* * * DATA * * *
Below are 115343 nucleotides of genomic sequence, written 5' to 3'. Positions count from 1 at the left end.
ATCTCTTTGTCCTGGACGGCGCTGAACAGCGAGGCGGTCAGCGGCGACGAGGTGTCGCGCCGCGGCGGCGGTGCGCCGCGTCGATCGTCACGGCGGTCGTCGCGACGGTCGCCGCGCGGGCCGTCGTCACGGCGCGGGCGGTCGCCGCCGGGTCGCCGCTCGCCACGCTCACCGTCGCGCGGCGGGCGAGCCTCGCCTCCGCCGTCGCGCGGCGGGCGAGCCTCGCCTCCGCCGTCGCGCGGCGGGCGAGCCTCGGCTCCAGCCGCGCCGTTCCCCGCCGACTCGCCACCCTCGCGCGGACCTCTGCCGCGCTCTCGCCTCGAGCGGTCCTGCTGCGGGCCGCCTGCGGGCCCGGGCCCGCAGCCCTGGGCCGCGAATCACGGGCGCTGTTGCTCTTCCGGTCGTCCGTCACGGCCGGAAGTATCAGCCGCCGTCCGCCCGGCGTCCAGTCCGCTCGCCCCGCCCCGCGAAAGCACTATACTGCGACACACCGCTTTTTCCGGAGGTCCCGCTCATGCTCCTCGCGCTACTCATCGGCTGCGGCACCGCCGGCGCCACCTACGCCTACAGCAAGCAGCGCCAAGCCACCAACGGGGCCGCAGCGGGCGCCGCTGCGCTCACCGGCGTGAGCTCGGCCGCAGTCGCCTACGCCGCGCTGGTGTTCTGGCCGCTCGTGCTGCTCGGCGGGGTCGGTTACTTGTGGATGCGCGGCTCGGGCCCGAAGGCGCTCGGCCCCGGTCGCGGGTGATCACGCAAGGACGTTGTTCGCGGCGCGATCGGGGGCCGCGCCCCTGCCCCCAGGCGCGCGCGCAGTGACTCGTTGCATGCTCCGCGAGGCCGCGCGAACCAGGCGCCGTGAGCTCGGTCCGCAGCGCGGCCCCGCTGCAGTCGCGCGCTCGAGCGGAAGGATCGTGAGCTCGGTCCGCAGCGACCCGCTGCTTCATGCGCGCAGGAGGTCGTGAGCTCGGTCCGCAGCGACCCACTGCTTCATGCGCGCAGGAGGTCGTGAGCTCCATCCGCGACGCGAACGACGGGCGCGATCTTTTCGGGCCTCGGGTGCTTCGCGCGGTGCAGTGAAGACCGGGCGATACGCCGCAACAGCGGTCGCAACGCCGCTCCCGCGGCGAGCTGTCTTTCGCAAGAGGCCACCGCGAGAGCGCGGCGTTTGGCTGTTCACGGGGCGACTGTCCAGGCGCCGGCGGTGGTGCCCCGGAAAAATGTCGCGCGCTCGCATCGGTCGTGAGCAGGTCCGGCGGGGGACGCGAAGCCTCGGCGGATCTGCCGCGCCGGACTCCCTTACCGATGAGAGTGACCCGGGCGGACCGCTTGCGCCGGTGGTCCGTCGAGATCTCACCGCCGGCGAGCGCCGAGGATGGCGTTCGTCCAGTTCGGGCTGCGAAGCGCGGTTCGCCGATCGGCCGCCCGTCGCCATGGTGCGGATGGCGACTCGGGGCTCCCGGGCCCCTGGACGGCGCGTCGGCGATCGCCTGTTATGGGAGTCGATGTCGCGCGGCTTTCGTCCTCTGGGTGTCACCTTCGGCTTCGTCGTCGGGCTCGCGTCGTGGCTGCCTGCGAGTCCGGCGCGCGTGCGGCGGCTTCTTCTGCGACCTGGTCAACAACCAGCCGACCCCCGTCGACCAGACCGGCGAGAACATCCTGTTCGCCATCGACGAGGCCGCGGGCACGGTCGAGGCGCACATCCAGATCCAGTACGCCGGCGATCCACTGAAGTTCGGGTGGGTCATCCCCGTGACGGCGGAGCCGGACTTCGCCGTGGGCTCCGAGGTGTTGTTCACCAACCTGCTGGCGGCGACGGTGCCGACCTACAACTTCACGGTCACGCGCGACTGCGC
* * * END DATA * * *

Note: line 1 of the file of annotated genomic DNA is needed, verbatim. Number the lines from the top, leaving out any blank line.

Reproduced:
Below are 115343 nucleotides of genomic sequence, written 5' to 3'. Positions count from 1 at the left end.